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Ombudsman issues scathing report to agriculture ministry over firing of whistleblower
Published Thursday, June 13, 2019 5:39PM EDT Last Updated Thursday, June 13, 2019 9:13PM EDT
Quebec's agriculture minister said he’s not to blame – and won’t apologize – for the firing of a whistleblower earlier this year.
The reaction came Thursday after the release of a scathing report from the province’s ombudsman, calling out the ministry for “major violations.”
“With this particular case, we have identified multiple breaches,” said deputy ombudsman Helene Vallieres.
MAPAQ employee Louis Robert was fired in January after he went public about the influence of the pesticides industry on independent research. He lost his job for sharing private documents with Radio Canada to back his claims of private sector interference.
“We tabled this report today to make sure that the message is clear that the confidentiality of the identity of the whistleblower must be protected,” said Vallieres.
The ombudsman's office called out MAPAQ for not following the law specifically created to protect whistleblowers.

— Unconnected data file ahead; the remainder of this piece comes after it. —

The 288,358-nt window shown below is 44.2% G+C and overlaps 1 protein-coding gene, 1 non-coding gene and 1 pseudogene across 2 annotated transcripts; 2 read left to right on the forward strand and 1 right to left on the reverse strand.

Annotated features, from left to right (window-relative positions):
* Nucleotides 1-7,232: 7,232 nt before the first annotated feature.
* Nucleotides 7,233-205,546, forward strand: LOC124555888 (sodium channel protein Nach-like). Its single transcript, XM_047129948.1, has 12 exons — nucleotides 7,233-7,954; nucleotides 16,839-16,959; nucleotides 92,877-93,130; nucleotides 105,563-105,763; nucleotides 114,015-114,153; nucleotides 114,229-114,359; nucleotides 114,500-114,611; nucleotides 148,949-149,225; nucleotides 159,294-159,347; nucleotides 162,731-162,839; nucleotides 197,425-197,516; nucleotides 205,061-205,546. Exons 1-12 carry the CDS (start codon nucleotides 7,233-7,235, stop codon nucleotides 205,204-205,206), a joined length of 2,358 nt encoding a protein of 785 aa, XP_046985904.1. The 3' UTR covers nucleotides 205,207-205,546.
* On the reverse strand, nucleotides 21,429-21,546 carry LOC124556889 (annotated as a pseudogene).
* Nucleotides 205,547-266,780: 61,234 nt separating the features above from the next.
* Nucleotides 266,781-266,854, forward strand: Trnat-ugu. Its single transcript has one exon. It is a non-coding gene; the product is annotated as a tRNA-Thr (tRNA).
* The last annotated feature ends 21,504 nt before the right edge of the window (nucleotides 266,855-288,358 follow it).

The report pointed to failures in handling the process: First, bureaucrats didn't follow up on the allegations, and then they revealed Robert's identity to his superiors. The report concluded the case could discourage others from coming forward.
“It's important to know for every citizen in Quebec that we have to have mechanisms – internal mechanisms as well as the Quebec ombudsman – to deal with disclosure, to make sure that the whistleblower is all well supported in their act when they come forward with allegations of wrongdoings,” said Vallieres.
The release of the ombudsman's report prompted deputy agriculture minister Marc Dion, a top civil servant, to resign.
But it's Agriculture Minister Andre Lamontagne who should be stepping down, argued Liberal MNA Gaetan Barrette.
“There have been a lot of mishaps in this process. That process is under his own responsibility, he saw and didn't act. He has a responsibility. So, how can anybody in his staff trust him?” he said.
The government is offering to give Robert his job back, but Lamontagne won't apologize and he insisted he did nothing wrong.
“Those things happened under another government, under another minister. What I can do today is to make sure that we implement what has been required by (the ombudsman),” he said.
The ombudsman has made a series of recommendations, including calling on the ministry to come up with an action plan by the end of July, and a follow-up report by the end of September.